Despite some heart-stopping moments during the recent 34th European Club Cup held at the Porto Carras Grand Resort in Chalkidiki, Greece, Magnus Carlsen managed to make it to the end of the team competition by holding on to his coveted world No.1 spot – but only just, as he now heads to London for his World Championship showdown in London next month with Fabiano Caruana, with just 2.5-points separating the two title-combatants in the unofficial live ratings.
In the final round, Carlsen had a somewhat cautious draw with the very-much out-of-form eight-time Russian champion Peter Svidler, as his Valerenga Sjakklubb team from Oslo lost 4-2 to Mednyi Vsadnik (Bronze Horseman) St. Petersburg. Despite Svidler coming off a career-worst four-straight losses in the competition, his Bronze Horseman team – named after the impressive equestrian statue to the founder of St. Petersburg, Peter the Great – dramatically clinched the title, as they edged out the Czech Republic team of AVE Novy Bar on tiebreak, after the two teams finished tied on 12/14 at the top.
Meanwhile, Ding Liren is not only still on an amazing 14-month unbeaten run streak, but he’s now also the player with the best performance rating for the year, edging out Carlsen, Anish Giri and Caruana respectively! Ding’s last round win over GM Zahar Efimenko not only took his performance for the year up to 2847, but it also extended his unbeaten run streak now to an incredible 94 games, just one away from equalling Mikhail Tal’s famous run from the early 1970s.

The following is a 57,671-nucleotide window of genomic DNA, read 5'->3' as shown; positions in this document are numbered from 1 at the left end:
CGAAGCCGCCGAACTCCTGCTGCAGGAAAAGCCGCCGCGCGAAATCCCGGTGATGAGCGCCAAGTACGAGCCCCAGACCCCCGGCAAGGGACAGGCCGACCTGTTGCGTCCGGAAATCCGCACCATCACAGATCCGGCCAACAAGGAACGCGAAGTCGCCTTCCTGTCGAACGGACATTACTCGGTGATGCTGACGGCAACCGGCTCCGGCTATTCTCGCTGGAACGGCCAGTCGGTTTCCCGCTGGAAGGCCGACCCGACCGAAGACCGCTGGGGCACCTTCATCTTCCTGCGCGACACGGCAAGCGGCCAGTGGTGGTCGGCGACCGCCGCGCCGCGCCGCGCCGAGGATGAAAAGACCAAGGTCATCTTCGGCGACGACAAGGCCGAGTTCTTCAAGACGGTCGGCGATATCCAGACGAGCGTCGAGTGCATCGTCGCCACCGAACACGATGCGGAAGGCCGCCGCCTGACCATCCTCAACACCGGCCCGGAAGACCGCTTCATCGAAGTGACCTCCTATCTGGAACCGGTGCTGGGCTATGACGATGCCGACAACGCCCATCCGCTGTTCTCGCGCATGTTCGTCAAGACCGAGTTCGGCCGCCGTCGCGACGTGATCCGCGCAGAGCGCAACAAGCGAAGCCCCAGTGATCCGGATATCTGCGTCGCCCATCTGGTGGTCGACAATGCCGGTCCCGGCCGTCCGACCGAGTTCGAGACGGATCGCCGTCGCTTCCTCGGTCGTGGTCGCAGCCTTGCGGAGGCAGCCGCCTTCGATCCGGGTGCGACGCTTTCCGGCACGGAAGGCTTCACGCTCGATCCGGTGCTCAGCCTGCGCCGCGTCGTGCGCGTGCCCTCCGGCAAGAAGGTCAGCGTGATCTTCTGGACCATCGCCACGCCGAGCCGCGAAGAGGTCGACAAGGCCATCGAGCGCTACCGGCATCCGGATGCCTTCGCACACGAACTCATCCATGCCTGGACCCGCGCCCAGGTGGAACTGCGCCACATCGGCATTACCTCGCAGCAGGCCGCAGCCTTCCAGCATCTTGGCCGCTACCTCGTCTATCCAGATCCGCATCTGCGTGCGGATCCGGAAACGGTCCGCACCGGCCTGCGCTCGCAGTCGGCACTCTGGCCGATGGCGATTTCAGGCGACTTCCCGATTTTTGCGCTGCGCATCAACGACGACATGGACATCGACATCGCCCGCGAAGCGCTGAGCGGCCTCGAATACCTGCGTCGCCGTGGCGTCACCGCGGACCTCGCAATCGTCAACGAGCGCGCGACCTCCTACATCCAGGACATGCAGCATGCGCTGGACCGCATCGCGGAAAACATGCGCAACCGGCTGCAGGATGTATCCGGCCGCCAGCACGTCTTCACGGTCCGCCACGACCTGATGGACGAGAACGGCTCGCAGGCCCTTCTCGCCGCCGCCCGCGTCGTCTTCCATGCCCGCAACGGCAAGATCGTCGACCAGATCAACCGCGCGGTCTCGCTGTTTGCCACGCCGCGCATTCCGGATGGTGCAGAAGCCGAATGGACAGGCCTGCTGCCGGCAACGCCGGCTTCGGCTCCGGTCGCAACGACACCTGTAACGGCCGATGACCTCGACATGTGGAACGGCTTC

The Chinese No. 1 and world No.4 will next play (possibly) in the Chinese League and then on to the Shenzhen Masters Super-tournament in China that runs through early November, that will also feature MVL, Giri, Yu Yangyi, Wojtaszek and Vitiugov. And baring a shock defeat, the new ‘Iron Man’ of Chess looks set to either equal or better Tal’s run. But does anyone really know the real Ding number needed to officially claim the record?
Ding’s run has thrown up some interesting questions from pundits, players and fans alike, as to just who holds the record? It all follows on from an article that appeared in New in Chess magazine 2017/#2, which highlighted Tal’s seemingly invincible run of 95 games unbeaten during 1973-74, claiming it to be the official record. But other claimants soon came forward. In follow-up missives to the magazine, Bogdan Lalic, the Croatian GM based in Surrey, England, and Sergey Tiviakov, the three-time current Dutch champion and former world candidate both claimed unbeaten streaks that lasted 110 games. Tiviakov’s is regarded as the one to beat, being achieved at a higher level, with his opponents during the period 2004-2005 included Aronian, Radjabov, Ivanchuk and Carlsen, to name but a few.
Also, GM Ulf Andersson is claimed to have had a run of 100 games without a loss – which even without any rudimentary research I find to be entirely credible, because, at his peak, the Swede was notoriously tough to beat. But I can add a further twist to the saga, as I am also aware of the fact that GM Lev Psakhis, formerly the world No.7 and a two-time USSR co-champion from the early 1980s, went on an unbeaten run streak of 120 games that stretched through late 1996 to mid-1998.
During this time, Psakhis – who, like Andersson, was notoriously tough to beat – played in many of the Swiss Opens on the US and Canadian circuit, and his run finally came to an end at the 1998 New York Open, when he lost to GM Ildar Ibragimov. And typically of Psakhis, who is a very modest person, he keeps quiet about the run.